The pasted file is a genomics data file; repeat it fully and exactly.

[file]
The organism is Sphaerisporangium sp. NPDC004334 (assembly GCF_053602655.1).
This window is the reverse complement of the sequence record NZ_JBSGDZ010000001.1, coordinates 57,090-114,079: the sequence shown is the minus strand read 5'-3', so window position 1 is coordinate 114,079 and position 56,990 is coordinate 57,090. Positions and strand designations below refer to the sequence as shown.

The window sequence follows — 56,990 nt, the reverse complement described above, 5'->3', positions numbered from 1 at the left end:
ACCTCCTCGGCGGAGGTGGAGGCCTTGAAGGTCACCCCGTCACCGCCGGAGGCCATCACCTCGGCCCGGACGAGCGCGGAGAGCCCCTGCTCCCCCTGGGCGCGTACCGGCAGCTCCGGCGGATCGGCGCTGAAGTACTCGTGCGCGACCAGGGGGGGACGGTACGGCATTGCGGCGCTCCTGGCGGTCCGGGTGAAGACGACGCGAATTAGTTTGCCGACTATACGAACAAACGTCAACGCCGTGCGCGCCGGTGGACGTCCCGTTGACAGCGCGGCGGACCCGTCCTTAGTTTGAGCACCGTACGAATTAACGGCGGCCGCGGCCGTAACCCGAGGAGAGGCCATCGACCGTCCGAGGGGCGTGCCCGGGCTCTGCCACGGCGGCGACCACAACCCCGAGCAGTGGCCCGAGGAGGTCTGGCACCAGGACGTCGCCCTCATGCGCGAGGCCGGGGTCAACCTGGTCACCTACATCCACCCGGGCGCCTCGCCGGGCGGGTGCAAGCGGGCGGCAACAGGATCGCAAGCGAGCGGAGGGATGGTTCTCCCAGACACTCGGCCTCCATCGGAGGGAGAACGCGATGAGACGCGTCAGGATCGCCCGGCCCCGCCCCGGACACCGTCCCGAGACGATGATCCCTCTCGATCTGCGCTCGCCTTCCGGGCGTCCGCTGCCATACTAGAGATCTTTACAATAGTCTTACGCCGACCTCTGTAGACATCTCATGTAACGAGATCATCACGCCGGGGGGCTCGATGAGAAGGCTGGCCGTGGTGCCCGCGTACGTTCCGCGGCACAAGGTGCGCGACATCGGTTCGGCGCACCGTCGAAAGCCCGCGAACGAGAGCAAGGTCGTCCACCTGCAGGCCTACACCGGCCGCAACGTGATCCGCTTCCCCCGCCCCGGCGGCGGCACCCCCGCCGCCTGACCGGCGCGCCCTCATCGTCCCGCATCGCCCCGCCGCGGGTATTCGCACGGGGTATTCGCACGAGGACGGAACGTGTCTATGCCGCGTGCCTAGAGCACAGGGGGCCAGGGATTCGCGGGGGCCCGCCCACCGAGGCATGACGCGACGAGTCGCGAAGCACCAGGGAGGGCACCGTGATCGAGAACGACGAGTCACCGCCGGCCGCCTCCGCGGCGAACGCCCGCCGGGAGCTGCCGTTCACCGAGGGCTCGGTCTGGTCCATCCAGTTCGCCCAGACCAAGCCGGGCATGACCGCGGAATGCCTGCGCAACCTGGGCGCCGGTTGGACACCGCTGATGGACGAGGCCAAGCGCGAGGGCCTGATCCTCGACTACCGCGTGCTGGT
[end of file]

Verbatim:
The organism is Sphaerisporangium sp. NPDC004334 (assembly GCF_053602655.1).
This window is the reverse complement of the sequence record NZ_JBSGDZ010000001.1, coordinates 57,090-114,079: the sequence shown is the minus strand read 5'-3', so window position 1 is coordinate 114,079 and position 56,990 is coordinate 57,090. Positions and strand designations below refer to the sequence as shown.

The window sequence follows — 56,990 nt, the reverse complement described above, 5'->3', positions numbered from 1 at the left end:
ACCTCCTCGGCGGAGGTGGAGGCCTTGAAGGTCACCCCGTCACCGCCGGAGGCCATCACCTCGGCCCGGACGAGCGCGGAGAGCCCCTGCTCCCCCTGGGCGCGTACCGGCAGCTCCGGCGGATCGGCGCTGAAGTACTCGTGCGCGACCAGGGGGGGACGGTACGGCATTGCGGCGCTCCTGGCGGTCCGGGTGAAGACGACGCGAATTAGTTTGCCGACTATACGAACAAACGTCAACGCCGTGCGCGCCGGTGGACGTCCCGTTGACAGCGCGGCGGACCCGTCCTTAGTTTGAGCACCGTACGAATTAACGGCGGCCGCGGCCGTAACCCGAGGAGAGGCCATCGACCGTCCGAGGGGCGTGCCCGGGCTCTGCCACGGCGGCGACCACAACCCCGAGCAGTGGCCCGAGGAGGTCTGGCACCAGGACGTCGCCCTCATGCGCGAGGCCGGGGTCAACCTGGTCACCTACATCCACCCGGGCGCCTCGCCGGGCGGGTGCAAGCGGGCGGCAACAGGATCGCAAGCGAGCGGAGGGATGGTTCTCCCAGACACTCGGCCTCCATCGGAGGGAGAACGCGATGAGACGCGTCAGGATCGCCCGGCCCCGCCCCGGACACCGTCCCGAGACGATGATCCCTCTCGATCTGCGCTCGCCTTCCGGGCGTCCGCTGCCATACTAGAGATCTTTACAATAGTCTTACGCCGACCTCTGTAGACATCTCATGTAACGAGATCATCACGCCGGGGGGCTCGATGAGAAGGCTGGCCGTGGTGCCCGCGTACGTTCCGCGGCACAAGGTGCGCGACATCGGTTCGGCGCACCGTCGAAAGCCCGCGAACGAGAGCAAGGTCGTCCACCTGCAGGCCTACACCGGCCGCAACGTGATCCGCTTCCCCCGCCCCGGCGGCGGCACCCCCGCCGCCTGACCGGCGCGCCCTCATCGTCCCGCATCGCCCCGCCGCGGGTATTCGCACGGGGTATTCGCACGAGGACGGAACGTGTCTATGCCGCGTGCCTAGAGCACAGGGGGCCAGGGATTCGCGGGGGCCCGCCCACCGAGGCATGACGCGACGAGTCGCGAAGCACCAGGGAGGGCACCGTGATCGAGAACGACGAGTCACCGCCGGCCGCCTCCGCGGCGAACGCCCGCCGGGAGCTGCCGTTCACCGAGGGCTCGGTCTGGTCCATCCAGTTCGCCCAGACCAAGCCGGGCATGACCGCGGAATGCCTGCGCAACCTGGGCGCCGGTTGGACACCGCTGATGGACGAGGCCAAGCGCGAGGGCCTGATCCTCGACTACCGCGTGCTGGT